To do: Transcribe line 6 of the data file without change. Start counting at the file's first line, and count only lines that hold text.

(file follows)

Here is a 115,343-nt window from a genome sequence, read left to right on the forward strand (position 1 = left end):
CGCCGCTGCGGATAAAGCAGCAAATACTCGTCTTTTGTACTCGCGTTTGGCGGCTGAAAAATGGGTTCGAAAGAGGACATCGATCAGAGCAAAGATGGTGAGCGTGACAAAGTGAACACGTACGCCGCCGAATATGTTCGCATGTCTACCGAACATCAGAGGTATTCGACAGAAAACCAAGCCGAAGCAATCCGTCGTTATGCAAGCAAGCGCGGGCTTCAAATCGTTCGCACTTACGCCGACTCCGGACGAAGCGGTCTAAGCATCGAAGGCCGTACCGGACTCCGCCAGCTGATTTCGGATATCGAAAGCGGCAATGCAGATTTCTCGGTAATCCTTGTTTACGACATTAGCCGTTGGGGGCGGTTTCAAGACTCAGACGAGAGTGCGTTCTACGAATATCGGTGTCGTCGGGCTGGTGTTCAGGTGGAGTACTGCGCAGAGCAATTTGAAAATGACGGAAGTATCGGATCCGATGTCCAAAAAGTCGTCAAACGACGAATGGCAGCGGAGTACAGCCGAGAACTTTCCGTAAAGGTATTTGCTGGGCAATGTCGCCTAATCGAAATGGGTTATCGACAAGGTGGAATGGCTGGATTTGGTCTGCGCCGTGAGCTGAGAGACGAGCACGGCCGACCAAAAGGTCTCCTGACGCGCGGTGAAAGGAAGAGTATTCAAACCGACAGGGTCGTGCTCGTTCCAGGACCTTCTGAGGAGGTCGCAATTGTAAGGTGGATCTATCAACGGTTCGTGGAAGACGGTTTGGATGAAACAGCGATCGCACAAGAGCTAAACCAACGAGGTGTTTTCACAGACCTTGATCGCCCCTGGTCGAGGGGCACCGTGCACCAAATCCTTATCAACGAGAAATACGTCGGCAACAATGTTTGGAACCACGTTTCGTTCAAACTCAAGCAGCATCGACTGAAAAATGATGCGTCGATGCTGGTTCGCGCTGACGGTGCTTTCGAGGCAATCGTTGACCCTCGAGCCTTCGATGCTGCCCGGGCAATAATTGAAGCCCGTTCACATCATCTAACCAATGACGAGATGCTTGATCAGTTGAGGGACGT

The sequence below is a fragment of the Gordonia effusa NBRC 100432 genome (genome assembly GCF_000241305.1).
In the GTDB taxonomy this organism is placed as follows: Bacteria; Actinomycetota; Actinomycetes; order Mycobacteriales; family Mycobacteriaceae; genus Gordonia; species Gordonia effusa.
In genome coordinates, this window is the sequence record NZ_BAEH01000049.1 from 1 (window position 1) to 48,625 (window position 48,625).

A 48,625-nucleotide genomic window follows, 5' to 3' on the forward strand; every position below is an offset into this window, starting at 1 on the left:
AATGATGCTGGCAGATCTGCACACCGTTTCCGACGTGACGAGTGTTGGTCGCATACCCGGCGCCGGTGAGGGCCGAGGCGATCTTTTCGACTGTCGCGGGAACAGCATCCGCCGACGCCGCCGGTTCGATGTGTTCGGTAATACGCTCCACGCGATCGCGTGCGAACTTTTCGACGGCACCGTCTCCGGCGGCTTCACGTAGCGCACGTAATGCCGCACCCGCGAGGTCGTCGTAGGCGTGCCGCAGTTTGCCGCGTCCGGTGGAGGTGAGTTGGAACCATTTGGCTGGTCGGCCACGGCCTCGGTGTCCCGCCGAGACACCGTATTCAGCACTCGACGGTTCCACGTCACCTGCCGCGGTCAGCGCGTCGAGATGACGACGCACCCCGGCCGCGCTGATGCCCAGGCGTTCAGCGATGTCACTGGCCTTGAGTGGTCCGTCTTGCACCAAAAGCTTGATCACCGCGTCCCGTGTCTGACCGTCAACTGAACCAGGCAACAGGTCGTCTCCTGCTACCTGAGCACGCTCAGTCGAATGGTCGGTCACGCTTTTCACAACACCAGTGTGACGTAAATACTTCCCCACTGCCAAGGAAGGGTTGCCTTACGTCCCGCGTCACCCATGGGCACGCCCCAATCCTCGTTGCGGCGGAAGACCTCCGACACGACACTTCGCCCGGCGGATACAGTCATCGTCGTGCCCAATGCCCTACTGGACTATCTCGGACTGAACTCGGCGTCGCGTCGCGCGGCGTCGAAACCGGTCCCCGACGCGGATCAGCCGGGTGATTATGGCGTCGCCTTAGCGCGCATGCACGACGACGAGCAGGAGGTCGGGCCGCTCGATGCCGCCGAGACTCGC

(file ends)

A 48,625-nucleotide genomic window follows, 5' to 3' on the forward strand; every position below is an offset into this window, starting at 1 on the left: